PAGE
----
This summer I had an unpaid internship with a local nonprofit, Lake Erie Ink. I was able to learn many things about the administrative side of nonprofit organizations, as well as specific skills such as making infographics and grant writing. I made friends and useful connections. But not everyone has the opportunity to have such an experience, and unpaid internships on the whole lead to disproportionate representation in the business world in favor of those who are able to afford them.
The benefits of internships are numerous and obvious. Interns gain relevant work experience and make connections that could lead to full-time jobs in the future. Internships also boost a student’s resume, making it easier for the student to find other jobs.
Unpaid internships are supposed to be mutually beneficial, and according to the Fair Labor Standards Act, the intern should benefit more than the employer. This isn’t always the case, however, and many cases of illegal, unpaid internships exist—you only need to look online to find the horror stories.
Furthermore, for students that can barely afford college, paying for rent and food in order to work is not economically viable. That is, unless the student isn’t the one shouldering the cost. Students that live with family or have someone who will pay their way through the internship have the opportunity to apply to a broader range of internships, whether or not they are paid. Others often have to take on another job in order to do the same or may even not apply as they prioritize paid work.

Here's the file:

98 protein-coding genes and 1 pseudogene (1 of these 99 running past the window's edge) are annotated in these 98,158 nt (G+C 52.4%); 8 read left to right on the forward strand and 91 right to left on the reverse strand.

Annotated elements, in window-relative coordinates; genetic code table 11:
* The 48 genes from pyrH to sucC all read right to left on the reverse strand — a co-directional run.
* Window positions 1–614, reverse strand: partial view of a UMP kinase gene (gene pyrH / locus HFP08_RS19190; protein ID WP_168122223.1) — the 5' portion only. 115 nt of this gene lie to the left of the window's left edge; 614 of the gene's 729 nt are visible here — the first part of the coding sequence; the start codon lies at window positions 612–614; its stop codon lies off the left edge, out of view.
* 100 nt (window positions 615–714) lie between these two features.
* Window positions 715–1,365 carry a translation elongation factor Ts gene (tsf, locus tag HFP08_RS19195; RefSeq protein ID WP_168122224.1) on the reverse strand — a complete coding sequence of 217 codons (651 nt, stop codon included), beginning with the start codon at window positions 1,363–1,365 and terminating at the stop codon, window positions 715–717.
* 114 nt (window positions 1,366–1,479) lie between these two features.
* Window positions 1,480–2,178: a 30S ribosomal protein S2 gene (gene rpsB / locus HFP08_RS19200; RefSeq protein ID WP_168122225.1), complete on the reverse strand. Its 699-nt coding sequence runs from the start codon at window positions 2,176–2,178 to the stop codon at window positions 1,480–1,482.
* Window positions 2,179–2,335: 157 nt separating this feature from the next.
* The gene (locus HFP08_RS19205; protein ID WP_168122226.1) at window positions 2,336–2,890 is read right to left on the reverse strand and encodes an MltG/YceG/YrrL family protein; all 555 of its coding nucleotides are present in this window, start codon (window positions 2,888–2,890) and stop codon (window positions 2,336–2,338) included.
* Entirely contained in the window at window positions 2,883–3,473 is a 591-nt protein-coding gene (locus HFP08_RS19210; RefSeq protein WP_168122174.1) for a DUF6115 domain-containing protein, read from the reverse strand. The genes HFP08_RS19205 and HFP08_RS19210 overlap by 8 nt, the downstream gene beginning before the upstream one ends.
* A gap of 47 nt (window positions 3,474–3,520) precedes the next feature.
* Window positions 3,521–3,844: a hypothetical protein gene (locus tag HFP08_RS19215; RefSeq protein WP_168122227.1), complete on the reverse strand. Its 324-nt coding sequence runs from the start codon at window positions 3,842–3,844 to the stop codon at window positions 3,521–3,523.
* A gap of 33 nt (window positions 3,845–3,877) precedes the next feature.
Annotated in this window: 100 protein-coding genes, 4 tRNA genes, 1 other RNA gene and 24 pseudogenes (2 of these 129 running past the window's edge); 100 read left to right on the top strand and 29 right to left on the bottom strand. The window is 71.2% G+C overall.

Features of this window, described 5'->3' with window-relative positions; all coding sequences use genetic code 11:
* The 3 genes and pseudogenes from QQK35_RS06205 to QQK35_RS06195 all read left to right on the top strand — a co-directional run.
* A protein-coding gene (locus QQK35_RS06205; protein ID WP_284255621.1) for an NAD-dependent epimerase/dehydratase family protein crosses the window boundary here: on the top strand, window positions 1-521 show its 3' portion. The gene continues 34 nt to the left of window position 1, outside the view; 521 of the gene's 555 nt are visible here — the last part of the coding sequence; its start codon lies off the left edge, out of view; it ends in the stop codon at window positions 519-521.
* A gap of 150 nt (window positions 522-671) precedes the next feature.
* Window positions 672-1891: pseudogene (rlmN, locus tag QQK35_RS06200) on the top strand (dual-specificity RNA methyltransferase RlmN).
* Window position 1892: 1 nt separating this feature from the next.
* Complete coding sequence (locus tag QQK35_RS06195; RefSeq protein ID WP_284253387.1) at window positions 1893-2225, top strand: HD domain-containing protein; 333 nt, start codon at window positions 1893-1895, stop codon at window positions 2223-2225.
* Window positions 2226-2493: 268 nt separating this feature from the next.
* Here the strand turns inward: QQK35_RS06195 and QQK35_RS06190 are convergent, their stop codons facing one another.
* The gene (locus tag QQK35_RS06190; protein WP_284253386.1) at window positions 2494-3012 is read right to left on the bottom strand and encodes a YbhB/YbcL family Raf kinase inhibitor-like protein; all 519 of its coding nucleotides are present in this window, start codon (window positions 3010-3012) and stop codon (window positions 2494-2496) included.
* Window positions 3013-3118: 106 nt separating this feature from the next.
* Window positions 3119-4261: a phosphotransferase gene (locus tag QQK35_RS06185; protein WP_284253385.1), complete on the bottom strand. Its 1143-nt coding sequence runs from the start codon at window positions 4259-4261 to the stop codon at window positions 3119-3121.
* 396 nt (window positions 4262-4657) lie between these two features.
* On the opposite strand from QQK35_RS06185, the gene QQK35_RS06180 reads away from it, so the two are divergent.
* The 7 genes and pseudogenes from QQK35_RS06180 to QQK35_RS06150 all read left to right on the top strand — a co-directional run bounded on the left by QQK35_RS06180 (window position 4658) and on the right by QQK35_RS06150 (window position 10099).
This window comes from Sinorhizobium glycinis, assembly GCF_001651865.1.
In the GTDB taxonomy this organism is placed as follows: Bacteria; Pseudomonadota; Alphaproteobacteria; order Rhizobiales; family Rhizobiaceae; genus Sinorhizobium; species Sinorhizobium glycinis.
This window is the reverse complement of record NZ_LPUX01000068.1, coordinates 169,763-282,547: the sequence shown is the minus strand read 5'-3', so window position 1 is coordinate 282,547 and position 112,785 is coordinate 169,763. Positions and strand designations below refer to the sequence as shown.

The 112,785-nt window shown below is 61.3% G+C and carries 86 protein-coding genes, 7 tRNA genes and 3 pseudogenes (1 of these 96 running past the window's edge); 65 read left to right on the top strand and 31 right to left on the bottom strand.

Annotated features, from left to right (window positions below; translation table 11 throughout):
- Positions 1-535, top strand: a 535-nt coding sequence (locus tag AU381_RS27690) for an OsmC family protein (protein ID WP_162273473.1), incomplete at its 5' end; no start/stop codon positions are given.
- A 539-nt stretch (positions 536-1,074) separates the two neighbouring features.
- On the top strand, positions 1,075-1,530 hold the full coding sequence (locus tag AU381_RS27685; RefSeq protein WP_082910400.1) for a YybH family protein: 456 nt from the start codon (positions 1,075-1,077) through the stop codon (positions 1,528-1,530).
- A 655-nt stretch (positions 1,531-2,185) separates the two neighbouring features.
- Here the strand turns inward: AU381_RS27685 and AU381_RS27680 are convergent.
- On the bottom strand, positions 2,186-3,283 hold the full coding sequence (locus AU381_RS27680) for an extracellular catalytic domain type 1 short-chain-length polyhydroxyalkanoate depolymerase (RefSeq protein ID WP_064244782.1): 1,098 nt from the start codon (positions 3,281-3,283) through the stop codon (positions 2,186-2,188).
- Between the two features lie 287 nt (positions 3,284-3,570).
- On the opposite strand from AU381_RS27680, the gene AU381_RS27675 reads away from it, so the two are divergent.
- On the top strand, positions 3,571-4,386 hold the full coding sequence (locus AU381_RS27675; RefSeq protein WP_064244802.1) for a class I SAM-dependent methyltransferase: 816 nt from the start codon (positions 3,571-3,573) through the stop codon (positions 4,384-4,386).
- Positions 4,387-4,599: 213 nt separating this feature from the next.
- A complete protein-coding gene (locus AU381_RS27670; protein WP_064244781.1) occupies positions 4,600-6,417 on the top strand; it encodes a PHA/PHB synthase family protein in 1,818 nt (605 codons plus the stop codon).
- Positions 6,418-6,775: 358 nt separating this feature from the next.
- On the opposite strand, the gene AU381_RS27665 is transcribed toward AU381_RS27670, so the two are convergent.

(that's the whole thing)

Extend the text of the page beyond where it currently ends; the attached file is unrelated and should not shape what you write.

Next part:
This isn’t to say that all internships should be paid. Nonprofits, like the one I interned with, are less likely to pay because of limited funding and the focus on philanthropy. Companies that are able to pay should pay, and as for those who can’t, it might be beneficial for the government or another organization to step in and fund these unpaid internships.
Case Western Reserve University, for example, provides support for students looking for unpaid internships. I was lucky enough to receive a summer stipend from the Baker Nord Center for Humanities to fund my internship. In addition to the Humanities@Work stipend, I paid several hundred dollars out-of-pocket and looked for a part-time job to stay in Cleveland. For science, technology, engineering and math students looking for funding, they can also look towards Support of Undergraduate Research and Creative Endeavors.
All in all, I don’t regret my internship. I loved working like a real adult and gaining so many new experiences. That being said, I sincerely hope that other students will be able to gain similar opportunities, regardless of their economic backgrounds.